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BOSTON BELLWETHER?

Mayor Mobilizes for Clinton

Rick Berlin, a Boston waiter, supports Sen. Barack Obama for president but thinks Massachusetts Democrats will favor Sen. Hillary Rodham Clinton.
Rick Berlin, a Boston waiter, supports Sen. Barack Obama for president but thinks Massachusetts Democrats will favor Sen. Hillary Rodham Clinton. (By Joel Achenbach -- The Washington Post)
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By Joel Achenbach
Washington Post Staff Writer
Monday, February 4, 2008

BOSTON -- Sen. Barack Obama has pulled off a Massachusetts trifecta. First he won the endorsement of the governor, Deval L. Patrick, and then the endorsement of Sen. John F. Kerry, the most recent Democratic presidential nominee. Finally he landed the icon of state politics, Sen. Edward M. Kennedy.

But he did not get Thomas M. Menino -- and Menino, the mayor of Boston, is the master of a powerful political machine that will try to deliver the state for Sen. Hillary Rodham Clinton.

Menino can be found on the fifth floor of City Hall, in a spacious office with a spectacular view of Faneuil Hall. He has been in the office for 15 years by knowing where the votes are. "If you have a good ground game, get out the vote, that means two points on your total. Two points in a close election, that counts for a lot," the mayor says, and he does not need to add that his political operation last month dispatched 156 people to New Hampshire to work for Clinton, and that two points was roughly her margin.

Massachusetts is such a contested state that both Clinton and Obama are expected to make last-minute appeals here today. Polls have shown Clinton leading Obama by a substantial margin, but no one knows how Kennedy's endorsement last week might alter the situation. Kennedy's hoarse, full-throated speech on behalf of Obama at American University in Washington has become the main element of an Obama radio ad here.

If Clinton succeeds in winning the Democratic nomination, it will be in part because of the many years she has spent forging relationships with political power brokers such as the mayor.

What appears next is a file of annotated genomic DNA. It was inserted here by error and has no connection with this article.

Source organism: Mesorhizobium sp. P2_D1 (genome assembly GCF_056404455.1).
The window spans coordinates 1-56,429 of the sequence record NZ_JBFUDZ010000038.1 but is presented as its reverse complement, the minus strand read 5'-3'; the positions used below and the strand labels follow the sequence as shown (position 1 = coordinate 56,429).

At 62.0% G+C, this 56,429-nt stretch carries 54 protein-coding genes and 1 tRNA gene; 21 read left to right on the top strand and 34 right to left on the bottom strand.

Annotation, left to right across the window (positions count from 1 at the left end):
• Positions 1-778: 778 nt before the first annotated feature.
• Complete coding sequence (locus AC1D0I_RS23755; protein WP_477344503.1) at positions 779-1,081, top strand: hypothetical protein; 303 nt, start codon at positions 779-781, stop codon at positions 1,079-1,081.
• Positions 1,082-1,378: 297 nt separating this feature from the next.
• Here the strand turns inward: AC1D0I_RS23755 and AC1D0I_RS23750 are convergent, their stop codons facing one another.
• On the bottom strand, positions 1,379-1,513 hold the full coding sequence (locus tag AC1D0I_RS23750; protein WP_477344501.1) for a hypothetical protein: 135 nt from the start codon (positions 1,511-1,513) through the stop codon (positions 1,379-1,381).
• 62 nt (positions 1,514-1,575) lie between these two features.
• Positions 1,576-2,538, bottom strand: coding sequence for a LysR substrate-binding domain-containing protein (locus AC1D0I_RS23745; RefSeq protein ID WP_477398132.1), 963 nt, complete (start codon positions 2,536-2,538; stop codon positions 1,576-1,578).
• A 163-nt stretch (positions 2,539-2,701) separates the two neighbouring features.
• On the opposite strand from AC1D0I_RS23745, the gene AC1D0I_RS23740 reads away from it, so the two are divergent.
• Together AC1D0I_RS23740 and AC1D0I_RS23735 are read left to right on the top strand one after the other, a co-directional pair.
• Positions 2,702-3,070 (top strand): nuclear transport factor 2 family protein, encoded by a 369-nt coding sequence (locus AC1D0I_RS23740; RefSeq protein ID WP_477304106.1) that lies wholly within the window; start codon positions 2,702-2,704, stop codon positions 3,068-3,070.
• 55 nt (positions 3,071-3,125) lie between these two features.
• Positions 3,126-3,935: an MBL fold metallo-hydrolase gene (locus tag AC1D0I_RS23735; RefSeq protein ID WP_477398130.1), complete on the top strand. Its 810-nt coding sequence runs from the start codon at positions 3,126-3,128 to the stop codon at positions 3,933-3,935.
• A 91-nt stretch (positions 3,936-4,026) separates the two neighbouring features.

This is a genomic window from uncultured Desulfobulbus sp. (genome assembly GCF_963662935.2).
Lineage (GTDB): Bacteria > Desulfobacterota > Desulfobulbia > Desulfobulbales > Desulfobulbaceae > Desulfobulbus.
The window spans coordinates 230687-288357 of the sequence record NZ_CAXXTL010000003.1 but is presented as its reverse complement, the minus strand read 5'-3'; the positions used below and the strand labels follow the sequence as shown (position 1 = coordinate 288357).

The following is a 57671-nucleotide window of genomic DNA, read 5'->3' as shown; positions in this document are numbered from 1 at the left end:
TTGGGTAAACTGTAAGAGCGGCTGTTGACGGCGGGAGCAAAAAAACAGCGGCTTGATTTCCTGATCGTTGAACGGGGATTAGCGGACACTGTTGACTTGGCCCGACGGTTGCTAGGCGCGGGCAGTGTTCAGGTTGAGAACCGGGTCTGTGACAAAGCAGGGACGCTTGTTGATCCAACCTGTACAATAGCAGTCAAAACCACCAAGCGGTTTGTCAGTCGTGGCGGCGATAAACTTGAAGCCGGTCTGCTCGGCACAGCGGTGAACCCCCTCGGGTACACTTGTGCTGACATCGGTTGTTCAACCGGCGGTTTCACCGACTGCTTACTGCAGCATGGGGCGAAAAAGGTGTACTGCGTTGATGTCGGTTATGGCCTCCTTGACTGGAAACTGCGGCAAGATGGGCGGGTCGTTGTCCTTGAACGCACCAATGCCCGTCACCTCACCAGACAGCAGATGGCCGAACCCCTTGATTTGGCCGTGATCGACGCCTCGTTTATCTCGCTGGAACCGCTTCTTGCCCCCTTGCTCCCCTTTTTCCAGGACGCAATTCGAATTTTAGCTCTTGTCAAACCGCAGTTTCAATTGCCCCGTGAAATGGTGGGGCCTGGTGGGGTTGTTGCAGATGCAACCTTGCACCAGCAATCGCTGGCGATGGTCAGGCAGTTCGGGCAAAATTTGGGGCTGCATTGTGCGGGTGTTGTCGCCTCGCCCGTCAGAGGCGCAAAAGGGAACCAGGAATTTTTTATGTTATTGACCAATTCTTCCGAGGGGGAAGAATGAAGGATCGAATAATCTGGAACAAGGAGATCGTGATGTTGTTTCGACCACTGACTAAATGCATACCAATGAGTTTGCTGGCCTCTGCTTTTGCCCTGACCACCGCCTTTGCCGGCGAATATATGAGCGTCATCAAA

Menino says he has supported the Clintons since "Day One," meaning the early 1990s. Three city councilmen and two district attorneys are part of the Clinton team here. The statewide operation includes 60 state representatives and 20 state senators, he says.

But Menino is cautious as he looks to Tuesday's vote. Only about 13 percent of the state's Democrats live in Boston, so even if he delivers in the tradition of James Michael Curley, the city's most celebrated mayor (he served as the model for the main character in Edwin O'Connor's novel "The Last Hurrah"), Clinton will still have to do well elsewhere in the state to win.

"Don't forget we have the governor, we've got two U.S. senators working against us here," Menino said. "But we're going to give it a good fight."

Boston may be saturated in history, but it's also a changing city -- certainly much different than the predominantly Irish Boston of Curley's time. Many of the working-class ethnics have fled the city for the suburbs. The neighborhoods where they lived such as South Boston and Jamaica Plain have seen a wave of gentrification. At the same time, there has been a dramatic increase in the Hispanic population, and the city is now 51 percent minority residents, Menino reports.

The mayor says that one in six residents are relative newcomers. And there is a booming young population, with one in three residents now between the ages of 18 and 34.

To a large extent the presidential primary has been overshadowed by football. Patriots-mania has dominated the headlines. "The first 20 pages are Patriots, Patriots, Patriots all the time," Menino said. Sunday's Boston Globe featured a front-page story about the presidential race, but it was at the very bottom of the page, crushed underfoot by a colossal Patriots package.

Super Tuesday? What's that? "Super Sunday is all we're concerned about," said bartender Andy Scott at the Playwright, a pub in South Boston.


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